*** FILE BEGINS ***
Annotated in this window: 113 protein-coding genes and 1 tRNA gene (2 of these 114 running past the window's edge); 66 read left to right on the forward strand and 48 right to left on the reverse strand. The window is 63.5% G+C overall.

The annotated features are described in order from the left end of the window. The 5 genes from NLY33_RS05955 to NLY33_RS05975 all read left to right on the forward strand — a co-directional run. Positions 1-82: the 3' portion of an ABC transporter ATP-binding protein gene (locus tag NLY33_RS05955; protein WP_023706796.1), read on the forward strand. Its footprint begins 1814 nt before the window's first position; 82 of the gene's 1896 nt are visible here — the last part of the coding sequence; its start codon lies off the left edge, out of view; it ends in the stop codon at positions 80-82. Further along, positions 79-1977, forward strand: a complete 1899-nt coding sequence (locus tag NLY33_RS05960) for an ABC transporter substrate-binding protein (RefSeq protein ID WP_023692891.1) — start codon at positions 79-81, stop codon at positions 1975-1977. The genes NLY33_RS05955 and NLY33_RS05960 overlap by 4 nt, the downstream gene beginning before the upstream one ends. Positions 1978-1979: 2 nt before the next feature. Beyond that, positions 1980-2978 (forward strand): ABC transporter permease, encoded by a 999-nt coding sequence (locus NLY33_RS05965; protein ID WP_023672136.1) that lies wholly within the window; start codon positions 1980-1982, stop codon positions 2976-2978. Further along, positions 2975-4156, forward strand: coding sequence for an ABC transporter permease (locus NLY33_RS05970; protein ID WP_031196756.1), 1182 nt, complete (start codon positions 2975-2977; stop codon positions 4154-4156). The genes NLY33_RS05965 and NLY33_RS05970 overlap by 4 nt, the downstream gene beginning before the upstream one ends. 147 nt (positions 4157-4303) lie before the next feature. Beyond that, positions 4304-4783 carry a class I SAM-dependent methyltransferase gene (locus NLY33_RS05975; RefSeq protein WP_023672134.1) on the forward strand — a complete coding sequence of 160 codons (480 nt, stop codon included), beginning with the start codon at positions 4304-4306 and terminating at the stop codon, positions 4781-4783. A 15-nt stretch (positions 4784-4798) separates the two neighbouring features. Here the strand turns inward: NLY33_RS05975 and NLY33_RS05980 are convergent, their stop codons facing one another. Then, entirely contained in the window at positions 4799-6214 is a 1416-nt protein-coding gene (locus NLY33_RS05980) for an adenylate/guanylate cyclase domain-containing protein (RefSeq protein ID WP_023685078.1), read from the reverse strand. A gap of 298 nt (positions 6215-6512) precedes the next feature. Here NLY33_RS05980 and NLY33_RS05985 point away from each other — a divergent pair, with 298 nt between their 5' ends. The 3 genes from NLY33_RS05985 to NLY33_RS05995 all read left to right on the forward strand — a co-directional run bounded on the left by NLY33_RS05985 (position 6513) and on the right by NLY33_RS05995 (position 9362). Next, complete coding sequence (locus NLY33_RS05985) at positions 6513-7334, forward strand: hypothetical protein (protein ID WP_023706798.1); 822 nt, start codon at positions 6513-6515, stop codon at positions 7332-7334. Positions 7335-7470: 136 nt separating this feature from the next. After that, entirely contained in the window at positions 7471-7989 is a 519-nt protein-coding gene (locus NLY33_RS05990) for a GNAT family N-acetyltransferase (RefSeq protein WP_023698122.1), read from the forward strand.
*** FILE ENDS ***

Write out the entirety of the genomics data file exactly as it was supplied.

Annotated in this window: 113 protein-coding genes and 1 tRNA gene (2 of these 114 running past the window's edge); 66 read left to right on the forward strand and 48 right to left on the reverse strand. The window is 63.5% G+C overall.

The annotated features are described in order from the left end of the window. The 5 genes from NLY33_RS05955 to NLY33_RS05975 all read left to right on the forward strand — a co-directional run. Positions 1-82: the 3' portion of an ABC transporter ATP-binding protein gene (locus tag NLY33_RS05955; protein WP_023706796.1), read on the forward strand. Its footprint begins 1814 nt before the window's first position; 82 of the gene's 1896 nt are visible here — the last part of the coding sequence; its start codon lies off the left edge, out of view; it ends in the stop codon at positions 80-82. Further along, positions 79-1977, forward strand: a complete 1899-nt coding sequence (locus tag NLY33_RS05960) for an ABC transporter substrate-binding protein (RefSeq protein ID WP_023692891.1) — start codon at positions 79-81, stop codon at positions 1975-1977. The genes NLY33_RS05955 and NLY33_RS05960 overlap by 4 nt, the downstream gene beginning before the upstream one ends. Positions 1978-1979: 2 nt before the next feature. Beyond that, positions 1980-2978 (forward strand): ABC transporter permease, encoded by a 999-nt coding sequence (locus NLY33_RS05965; protein ID WP_023672136.1) that lies wholly within the window; start codon positions 1980-1982, stop codon positions 2976-2978. Further along, positions 2975-4156, forward strand: coding sequence for an ABC transporter permease (locus NLY33_RS05970; protein ID WP_031196756.1), 1182 nt, complete (start codon positions 2975-2977; stop codon positions 4154-4156). The genes NLY33_RS05965 and NLY33_RS05970 overlap by 4 nt, the downstream gene beginning before the upstream one ends. 147 nt (positions 4157-4303) lie before the next feature. Beyond that, positions 4304-4783 carry a class I SAM-dependent methyltransferase gene (locus NLY33_RS05975; RefSeq protein WP_023672134.1) on the forward strand — a complete coding sequence of 160 codons (480 nt, stop codon included), beginning with the start codon at positions 4304-4306 and terminating at the stop codon, positions 4781-4783. A 15-nt stretch (positions 4784-4798) separates the two neighbouring features. Here the strand turns inward: NLY33_RS05975 and NLY33_RS05980 are convergent, their stop codons facing one another. Then, entirely contained in the window at positions 4799-6214 is a 1416-nt protein-coding gene (locus NLY33_RS05980) for an adenylate/guanylate cyclase domain-containing protein (RefSeq protein ID WP_023685078.1), read from the reverse strand. A gap of 298 nt (positions 6215-6512) precedes the next feature. Here NLY33_RS05980 and NLY33_RS05985 point away from each other — a divergent pair, with 298 nt between their 5' ends. The 3 genes from NLY33_RS05985 to NLY33_RS05995 all read left to right on the forward strand — a co-directional run bounded on the left by NLY33_RS05985 (position 6513) and on the right by NLY33_RS05995 (position 9362). Next, complete coding sequence (locus NLY33_RS05985) at positions 6513-7334, forward strand: hypothetical protein (protein ID WP_023706798.1); 822 nt, start codon at positions 6513-6515, stop codon at positions 7332-7334. Positions 7335-7470: 136 nt separating this feature from the next. After that, entirely contained in the window at positions 7471-7989 is a 519-nt protein-coding gene (locus NLY33_RS05990) for a GNAT family N-acetyltransferase (RefSeq protein WP_023698122.1), read from the forward strand.